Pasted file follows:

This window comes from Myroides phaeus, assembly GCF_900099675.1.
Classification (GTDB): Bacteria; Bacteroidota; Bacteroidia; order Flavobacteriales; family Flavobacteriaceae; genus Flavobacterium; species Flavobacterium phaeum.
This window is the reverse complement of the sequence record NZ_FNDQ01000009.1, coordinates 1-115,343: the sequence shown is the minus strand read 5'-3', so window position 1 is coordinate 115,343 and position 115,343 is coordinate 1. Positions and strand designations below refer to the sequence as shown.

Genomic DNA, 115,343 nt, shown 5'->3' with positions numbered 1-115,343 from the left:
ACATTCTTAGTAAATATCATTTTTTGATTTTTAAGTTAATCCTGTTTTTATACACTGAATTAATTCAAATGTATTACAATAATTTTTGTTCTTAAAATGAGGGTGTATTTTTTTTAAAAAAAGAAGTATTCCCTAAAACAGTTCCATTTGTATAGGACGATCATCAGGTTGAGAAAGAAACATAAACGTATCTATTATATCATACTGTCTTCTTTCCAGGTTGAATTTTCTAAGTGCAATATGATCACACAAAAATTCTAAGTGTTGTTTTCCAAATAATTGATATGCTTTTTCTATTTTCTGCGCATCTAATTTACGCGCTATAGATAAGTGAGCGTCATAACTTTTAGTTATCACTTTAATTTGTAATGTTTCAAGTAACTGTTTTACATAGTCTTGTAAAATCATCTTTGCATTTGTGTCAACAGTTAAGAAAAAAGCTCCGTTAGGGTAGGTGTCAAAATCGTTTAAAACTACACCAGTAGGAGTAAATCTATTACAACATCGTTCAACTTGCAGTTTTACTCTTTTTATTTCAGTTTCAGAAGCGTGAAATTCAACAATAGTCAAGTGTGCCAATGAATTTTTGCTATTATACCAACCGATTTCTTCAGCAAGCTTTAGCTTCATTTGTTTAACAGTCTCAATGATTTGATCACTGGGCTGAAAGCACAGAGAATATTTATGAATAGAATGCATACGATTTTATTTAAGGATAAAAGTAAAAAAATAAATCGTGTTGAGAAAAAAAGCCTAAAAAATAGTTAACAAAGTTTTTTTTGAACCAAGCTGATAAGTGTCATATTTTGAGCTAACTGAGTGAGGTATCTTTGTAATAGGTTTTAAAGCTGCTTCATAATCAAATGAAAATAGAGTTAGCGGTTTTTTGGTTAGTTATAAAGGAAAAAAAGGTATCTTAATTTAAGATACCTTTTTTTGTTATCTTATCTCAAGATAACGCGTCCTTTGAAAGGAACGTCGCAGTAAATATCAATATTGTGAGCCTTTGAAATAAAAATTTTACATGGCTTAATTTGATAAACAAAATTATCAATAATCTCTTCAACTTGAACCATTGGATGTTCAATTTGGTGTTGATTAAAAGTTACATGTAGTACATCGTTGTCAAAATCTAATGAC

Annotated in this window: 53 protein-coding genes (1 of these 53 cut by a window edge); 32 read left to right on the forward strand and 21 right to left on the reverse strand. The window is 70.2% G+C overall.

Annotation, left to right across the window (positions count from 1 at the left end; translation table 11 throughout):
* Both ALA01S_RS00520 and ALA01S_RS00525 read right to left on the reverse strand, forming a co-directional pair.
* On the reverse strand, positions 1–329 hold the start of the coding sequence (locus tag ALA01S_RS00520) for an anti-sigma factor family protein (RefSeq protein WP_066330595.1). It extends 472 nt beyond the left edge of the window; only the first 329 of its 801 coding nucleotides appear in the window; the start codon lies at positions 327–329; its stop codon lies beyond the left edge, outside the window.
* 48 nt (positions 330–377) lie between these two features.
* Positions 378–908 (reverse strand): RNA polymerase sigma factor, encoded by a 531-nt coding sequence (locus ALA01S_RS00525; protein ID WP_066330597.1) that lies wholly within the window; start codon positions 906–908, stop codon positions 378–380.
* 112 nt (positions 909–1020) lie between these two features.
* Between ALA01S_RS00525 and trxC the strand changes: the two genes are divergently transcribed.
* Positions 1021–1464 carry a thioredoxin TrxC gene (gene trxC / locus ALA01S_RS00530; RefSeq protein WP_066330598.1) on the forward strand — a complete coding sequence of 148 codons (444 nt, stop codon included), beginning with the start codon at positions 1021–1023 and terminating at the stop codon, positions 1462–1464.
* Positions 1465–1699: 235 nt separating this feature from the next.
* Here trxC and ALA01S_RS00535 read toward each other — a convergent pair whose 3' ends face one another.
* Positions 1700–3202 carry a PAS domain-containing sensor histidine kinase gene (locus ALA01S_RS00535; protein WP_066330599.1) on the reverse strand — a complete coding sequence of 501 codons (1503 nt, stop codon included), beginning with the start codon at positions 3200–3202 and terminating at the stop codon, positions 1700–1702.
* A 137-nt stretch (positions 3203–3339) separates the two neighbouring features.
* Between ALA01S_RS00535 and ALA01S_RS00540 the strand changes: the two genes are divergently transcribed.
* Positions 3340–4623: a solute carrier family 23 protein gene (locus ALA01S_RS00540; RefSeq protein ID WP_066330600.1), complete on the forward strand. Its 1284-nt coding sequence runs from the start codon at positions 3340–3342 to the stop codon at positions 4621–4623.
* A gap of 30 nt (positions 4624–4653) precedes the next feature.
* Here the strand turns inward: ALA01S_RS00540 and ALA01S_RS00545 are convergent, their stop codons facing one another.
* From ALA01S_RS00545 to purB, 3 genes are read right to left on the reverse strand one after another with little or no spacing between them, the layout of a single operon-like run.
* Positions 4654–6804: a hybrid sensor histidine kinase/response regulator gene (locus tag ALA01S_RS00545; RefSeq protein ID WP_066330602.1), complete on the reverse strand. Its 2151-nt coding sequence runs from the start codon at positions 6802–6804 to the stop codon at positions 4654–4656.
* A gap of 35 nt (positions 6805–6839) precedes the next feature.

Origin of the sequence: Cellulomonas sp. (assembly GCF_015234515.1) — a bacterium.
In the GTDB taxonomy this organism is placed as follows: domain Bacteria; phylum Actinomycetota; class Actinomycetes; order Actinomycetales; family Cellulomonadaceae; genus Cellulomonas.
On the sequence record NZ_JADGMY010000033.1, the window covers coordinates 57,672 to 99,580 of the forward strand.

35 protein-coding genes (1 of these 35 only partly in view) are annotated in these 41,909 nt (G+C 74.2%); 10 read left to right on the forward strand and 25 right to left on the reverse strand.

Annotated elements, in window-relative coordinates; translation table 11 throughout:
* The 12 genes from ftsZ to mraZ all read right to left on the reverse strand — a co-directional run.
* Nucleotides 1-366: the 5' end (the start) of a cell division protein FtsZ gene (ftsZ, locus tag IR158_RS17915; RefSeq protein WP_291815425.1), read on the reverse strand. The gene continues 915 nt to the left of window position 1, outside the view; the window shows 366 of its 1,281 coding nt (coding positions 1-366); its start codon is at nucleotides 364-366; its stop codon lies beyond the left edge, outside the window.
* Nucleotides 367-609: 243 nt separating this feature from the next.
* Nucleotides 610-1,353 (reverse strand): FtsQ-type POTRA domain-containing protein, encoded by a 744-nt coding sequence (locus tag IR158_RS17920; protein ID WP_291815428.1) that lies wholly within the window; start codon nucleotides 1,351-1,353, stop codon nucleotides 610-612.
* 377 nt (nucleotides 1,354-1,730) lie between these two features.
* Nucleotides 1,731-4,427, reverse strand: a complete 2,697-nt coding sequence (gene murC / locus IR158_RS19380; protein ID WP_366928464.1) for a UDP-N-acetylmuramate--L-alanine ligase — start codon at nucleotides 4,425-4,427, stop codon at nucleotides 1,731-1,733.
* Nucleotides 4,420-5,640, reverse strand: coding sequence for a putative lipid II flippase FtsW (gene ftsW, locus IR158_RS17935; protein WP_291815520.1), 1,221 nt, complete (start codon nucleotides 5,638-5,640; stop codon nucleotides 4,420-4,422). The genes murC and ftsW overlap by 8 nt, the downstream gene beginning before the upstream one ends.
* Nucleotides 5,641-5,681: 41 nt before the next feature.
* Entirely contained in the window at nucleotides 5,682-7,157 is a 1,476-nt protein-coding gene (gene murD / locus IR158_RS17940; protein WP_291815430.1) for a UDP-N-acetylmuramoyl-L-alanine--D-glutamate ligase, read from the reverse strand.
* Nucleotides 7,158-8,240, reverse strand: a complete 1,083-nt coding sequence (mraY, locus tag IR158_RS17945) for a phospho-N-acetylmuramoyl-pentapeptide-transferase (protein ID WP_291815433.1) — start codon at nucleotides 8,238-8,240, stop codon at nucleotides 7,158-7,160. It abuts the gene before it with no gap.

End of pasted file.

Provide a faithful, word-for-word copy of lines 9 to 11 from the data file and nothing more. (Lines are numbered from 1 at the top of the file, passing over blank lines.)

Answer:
* On the reverse strand, positions 1–329 hold the start of the coding sequence (locus tag ALA01S_RS00520) for an anti-sigma factor family protein (RefSeq protein WP_066330595.1). It extends 472 nt beyond the left edge of the window; only the first 329 of its 801 coding nucleotides appear in the window; the start codon lies at positions 327–329; its stop codon lies beyond the left edge, outside the window.
* 48 nt (positions 330–377) lie between these two features.
* Positions 378–908 (reverse strand): RNA polymerase sigma factor, encoded by a 531-nt coding sequence (locus ALA01S_RS00525; protein ID WP_066330597.1) that lies wholly within the window; start codon positions 906–908, stop codon positions 378–380.